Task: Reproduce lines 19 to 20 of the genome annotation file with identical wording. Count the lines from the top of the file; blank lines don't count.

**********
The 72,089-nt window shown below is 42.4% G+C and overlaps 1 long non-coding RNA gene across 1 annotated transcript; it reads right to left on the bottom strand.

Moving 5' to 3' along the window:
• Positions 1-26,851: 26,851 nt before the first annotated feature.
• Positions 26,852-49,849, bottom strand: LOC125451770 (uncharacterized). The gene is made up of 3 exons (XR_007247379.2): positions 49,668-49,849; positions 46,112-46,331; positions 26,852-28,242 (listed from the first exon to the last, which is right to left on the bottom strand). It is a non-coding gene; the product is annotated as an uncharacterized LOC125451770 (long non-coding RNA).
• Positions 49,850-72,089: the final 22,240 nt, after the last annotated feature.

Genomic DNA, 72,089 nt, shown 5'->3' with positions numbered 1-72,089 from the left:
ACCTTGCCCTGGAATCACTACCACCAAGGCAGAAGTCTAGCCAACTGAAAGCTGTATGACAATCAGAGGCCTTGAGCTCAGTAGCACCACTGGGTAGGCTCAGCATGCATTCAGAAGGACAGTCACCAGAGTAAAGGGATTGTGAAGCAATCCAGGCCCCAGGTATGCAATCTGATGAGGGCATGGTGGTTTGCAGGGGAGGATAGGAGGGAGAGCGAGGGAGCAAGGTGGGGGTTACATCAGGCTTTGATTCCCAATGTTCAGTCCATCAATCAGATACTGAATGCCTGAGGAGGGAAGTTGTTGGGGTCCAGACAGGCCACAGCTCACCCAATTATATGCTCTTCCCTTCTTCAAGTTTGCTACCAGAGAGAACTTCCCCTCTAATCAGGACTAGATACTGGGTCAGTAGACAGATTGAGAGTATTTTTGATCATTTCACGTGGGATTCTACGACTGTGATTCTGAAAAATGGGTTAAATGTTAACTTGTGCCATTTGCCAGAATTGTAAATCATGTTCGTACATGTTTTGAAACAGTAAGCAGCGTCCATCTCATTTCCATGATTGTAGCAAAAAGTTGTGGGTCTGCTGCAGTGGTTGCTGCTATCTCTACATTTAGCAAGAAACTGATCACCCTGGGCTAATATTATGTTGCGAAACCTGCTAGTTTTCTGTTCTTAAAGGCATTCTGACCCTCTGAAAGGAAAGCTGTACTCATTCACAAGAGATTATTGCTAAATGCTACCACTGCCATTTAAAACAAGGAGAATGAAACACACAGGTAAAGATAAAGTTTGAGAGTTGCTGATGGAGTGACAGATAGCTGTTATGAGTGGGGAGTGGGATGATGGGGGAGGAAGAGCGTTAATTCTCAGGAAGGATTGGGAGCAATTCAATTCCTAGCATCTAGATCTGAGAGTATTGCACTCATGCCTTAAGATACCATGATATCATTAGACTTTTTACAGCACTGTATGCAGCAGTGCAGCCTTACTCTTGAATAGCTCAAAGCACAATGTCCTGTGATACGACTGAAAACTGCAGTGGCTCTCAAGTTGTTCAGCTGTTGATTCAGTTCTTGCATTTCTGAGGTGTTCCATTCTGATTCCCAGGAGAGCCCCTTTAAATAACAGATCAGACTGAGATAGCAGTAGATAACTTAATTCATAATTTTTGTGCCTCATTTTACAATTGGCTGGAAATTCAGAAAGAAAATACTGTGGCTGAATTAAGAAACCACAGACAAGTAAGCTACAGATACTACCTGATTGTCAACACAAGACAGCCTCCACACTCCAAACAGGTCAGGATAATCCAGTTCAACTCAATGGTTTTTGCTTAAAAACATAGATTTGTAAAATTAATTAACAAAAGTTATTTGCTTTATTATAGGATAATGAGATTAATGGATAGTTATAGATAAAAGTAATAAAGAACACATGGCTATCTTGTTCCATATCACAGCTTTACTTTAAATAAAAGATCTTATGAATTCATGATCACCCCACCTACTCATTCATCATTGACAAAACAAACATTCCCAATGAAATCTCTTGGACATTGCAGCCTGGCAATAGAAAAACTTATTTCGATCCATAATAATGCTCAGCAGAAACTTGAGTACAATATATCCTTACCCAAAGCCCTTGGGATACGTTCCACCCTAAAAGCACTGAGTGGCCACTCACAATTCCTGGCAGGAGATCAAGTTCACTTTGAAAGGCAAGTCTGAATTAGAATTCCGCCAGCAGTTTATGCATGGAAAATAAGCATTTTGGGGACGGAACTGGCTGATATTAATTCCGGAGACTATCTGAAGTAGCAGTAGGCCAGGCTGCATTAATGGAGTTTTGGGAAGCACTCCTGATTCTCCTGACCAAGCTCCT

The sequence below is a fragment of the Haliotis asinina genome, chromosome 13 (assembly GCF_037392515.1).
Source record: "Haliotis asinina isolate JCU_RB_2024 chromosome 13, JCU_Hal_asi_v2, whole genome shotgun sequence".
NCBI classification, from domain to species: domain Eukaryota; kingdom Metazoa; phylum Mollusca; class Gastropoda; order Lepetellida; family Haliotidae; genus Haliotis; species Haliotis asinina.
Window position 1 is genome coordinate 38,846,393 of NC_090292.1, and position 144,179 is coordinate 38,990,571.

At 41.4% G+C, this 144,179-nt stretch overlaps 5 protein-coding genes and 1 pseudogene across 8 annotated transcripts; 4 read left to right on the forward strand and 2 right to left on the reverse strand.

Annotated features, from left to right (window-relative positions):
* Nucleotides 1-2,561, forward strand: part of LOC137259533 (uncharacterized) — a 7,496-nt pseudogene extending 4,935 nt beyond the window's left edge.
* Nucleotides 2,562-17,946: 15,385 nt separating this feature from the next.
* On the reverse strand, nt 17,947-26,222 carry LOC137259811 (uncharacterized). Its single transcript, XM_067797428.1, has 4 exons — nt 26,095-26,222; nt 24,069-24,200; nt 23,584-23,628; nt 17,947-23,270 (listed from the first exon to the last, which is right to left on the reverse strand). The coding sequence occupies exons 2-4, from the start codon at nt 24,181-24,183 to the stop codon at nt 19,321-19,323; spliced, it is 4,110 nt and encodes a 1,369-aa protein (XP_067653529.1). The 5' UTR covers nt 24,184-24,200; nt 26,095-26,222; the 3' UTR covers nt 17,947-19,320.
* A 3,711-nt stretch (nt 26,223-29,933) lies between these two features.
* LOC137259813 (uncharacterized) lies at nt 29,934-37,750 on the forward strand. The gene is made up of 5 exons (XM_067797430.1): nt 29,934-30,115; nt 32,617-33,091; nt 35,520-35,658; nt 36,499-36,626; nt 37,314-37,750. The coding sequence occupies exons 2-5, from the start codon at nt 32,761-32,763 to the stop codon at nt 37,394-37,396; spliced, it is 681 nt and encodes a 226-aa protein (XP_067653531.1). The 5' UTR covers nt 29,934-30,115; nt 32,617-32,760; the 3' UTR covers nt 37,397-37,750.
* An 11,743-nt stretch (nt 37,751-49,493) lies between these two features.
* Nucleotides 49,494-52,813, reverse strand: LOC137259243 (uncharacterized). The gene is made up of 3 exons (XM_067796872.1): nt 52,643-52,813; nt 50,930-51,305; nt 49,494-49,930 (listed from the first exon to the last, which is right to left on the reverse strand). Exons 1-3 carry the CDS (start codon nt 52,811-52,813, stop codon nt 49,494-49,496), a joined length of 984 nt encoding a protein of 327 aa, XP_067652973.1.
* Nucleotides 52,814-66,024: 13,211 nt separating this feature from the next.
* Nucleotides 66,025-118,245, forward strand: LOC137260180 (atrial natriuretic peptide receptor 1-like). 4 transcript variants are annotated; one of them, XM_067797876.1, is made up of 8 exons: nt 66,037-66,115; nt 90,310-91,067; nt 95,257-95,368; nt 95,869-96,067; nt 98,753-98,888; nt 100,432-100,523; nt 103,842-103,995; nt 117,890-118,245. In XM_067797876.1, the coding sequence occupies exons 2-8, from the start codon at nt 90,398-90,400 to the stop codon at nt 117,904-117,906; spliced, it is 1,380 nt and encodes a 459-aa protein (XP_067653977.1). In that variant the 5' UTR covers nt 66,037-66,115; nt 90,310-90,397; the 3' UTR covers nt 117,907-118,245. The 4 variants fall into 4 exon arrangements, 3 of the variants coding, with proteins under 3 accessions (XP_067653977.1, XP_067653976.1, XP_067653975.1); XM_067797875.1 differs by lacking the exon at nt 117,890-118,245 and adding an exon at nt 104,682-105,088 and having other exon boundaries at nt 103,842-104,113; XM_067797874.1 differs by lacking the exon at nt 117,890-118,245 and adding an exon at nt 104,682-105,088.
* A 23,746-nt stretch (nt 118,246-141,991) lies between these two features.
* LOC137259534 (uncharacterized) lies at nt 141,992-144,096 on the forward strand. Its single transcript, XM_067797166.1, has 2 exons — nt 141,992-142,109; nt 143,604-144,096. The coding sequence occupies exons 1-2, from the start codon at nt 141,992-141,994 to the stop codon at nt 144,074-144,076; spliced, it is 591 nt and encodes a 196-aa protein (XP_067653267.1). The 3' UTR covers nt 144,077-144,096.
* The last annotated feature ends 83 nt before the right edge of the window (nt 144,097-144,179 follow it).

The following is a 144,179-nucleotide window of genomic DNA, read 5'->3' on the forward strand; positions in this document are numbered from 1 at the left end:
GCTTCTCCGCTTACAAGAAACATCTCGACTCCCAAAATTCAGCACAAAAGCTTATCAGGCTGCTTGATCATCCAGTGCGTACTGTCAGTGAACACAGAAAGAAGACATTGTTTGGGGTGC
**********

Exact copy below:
* An 11,743-nt stretch (nt 37,751-49,493) lies between these two features.
* Nucleotides 49,494-52,813, reverse strand: LOC137259243 (uncharacterized). The gene is made up of 3 exons (XM_067796872.1): nt 52,643-52,813; nt 50,930-51,305; nt 49,494-49,930 (listed from the first exon to the last, which is right to left on the reverse strand). Exons 1-3 carry the CDS (start codon nt 52,811-52,813, stop codon nt 49,494-49,496), a joined length of 984 nt encoding a protein of 327 aa, XP_067652973.1.